In wake of deadly Metra accident, NTSB says passenger ejections through train windows have been concern for decades

CHICAGO (CBS) — Christina Lopez, 72, died Wednesday after being ejected from a Metra train during a horrific accident in which the train hit a truck in Clarendon Hills.

The National Transportation Safety Board said Thursday they believe the force of the impact caused Lopez to be ejected through the train window.

The National Transportation Safety Board said Thursday they believe the force of the impact caused Lopez to be ejected through the train window.

In fact, concern about windows when it comes to safety for Metra passengers has been around for more than 40 years. We started looking into the issue after a viewer sent us video of the crash in Clarendon Hills on Wednesday.

Just after the train slams into the truck, the passenger on the Metra BNSF Railway train is ejected through the window. We have blurred the ejection, but it appears to show her hitting the window – either dislodging or breaking it as the impact propels her out of the train.

Video: Metra train hits truck in Clarendon Hills


It is catching the attention of the NTSB – the government agency that investigates rail accidents. 

In a report on the May 12, 2015, derailment of Amtrak Passenger Train 188 in Philadelphia – which killed eight people – the NTSB concluded, “If the passenger car windows had remained intact and secured in the cars, some passengers would not have been ejected and would likely have survived the accident.”

Meanwhile, in reference to a Dec. 1, 2013, derailment of a Metro-North Railroad train in the Spuyten Duyvil neighborhood of the Bronx in New York City, the NTSB found some passengers died “as a result of ejection through damaged or displaced passenger car windows.” Four people died in that accident.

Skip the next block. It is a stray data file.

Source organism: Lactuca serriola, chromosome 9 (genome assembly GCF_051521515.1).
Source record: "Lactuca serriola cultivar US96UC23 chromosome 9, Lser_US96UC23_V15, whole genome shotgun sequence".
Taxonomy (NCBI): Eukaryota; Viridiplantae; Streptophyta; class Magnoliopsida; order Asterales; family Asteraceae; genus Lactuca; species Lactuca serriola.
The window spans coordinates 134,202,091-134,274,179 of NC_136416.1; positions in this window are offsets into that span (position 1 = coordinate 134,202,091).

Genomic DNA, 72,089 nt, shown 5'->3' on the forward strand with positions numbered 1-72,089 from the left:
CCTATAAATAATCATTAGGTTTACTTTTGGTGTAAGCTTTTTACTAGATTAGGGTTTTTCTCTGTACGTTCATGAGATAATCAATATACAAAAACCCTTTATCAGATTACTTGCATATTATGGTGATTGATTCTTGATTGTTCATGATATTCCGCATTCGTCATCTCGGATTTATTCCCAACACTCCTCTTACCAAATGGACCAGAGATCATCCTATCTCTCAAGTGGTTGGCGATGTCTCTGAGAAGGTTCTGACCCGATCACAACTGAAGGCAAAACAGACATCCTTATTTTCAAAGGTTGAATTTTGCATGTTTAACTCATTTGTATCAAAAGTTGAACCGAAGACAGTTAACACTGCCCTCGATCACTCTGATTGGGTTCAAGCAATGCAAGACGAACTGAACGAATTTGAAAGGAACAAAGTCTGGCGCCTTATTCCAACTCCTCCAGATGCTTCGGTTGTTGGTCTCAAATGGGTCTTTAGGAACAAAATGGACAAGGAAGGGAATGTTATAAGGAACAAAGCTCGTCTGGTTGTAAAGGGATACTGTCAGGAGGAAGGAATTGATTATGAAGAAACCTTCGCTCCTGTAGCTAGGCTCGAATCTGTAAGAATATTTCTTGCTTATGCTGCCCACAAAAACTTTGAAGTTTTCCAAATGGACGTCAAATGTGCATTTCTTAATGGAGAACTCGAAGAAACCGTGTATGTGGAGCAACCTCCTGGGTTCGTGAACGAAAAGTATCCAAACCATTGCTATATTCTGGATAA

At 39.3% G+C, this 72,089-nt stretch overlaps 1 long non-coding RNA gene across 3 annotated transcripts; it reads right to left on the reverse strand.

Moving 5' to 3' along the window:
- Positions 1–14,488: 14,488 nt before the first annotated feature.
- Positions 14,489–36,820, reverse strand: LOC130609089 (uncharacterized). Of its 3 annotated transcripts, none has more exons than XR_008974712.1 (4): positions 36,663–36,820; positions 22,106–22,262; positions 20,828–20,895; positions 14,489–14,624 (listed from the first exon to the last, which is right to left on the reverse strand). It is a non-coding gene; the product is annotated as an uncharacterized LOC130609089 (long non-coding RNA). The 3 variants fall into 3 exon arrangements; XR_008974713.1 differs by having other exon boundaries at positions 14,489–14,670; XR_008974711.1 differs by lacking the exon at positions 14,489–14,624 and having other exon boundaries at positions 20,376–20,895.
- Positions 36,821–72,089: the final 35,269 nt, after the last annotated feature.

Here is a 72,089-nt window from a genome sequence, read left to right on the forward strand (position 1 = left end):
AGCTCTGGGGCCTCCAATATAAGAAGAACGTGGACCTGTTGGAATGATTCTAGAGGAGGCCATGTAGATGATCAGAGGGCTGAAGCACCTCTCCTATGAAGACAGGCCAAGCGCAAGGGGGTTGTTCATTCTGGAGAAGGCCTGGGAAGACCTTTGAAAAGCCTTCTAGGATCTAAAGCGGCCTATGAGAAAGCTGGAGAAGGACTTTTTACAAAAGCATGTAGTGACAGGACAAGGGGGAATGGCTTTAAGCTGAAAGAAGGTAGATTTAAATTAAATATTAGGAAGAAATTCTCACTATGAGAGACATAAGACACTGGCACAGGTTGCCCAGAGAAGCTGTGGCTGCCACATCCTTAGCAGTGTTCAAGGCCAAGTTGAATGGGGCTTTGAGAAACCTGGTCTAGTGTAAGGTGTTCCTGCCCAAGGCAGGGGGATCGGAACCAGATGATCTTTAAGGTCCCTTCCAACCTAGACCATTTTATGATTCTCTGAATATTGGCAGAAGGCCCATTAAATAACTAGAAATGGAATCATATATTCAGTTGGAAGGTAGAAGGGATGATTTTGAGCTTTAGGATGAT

“Absolute tragedy,” said University of Illinois at Chicago Transportation Center Director P.S. Sriraj.

Sriraj says passenger deaths of any kind are rare on trains – but still.

“But still, you don’t want to minimize that as a rare occurrence, and then not focus on improving that aspect of rail safety,” he said.

On June 10, 1971, 11 people died in downstate Salem, Illinois after being ejected through side windows of an Amtrak City of New Orleans train, which broke when their train derailed and overturned.

The report on the 2015 Philadelphia derailment noted that in 1972, the NTSB “noted that window ejections accounted for a large portion of passenger fatalities.”

But concerns about passengers being ejected through windows remained an issue for the NTSB more than 40 years later.

“Because it has come up again, maybe now is the time to focus on that particular aspect of rail safety,” Sriraj said.

After the 2013 New York City Metro-North train derailment, the NTSB recommended the Federal Railroad Administration – which enforces rail safety regulations – should “develop a performance standard to ensure that windows are retained… during an accident.”

Today, the NTSB still lists that request as “open” – so in their view, it has not been met.

An FRA spokesperson issued the following statement:

“The Federal Railroad Administration is actively supporting the NTSB’s ongoing investigation and is fully committed to addressing the Board’s open recommendation. Designing passenger rail vehicle windows to perform optimally under all accident scenarios is a longstanding challenge in the railroad industry. FRA has an active research program focused on the issue.”

The John A. Volpe National Transportation Center is handling the research on behalf of the FRA. The research is intended to evaluate all aspects of train windows – including glazing systems, passenger containment during accidents, emergency exit plans, rescue access, and impact resistance, sources said.

Late Thursday, our CBS 2 photographer saw an investigator removing a train window from the Clarendon Hills crash site. We do not know if it was the window that blew out.

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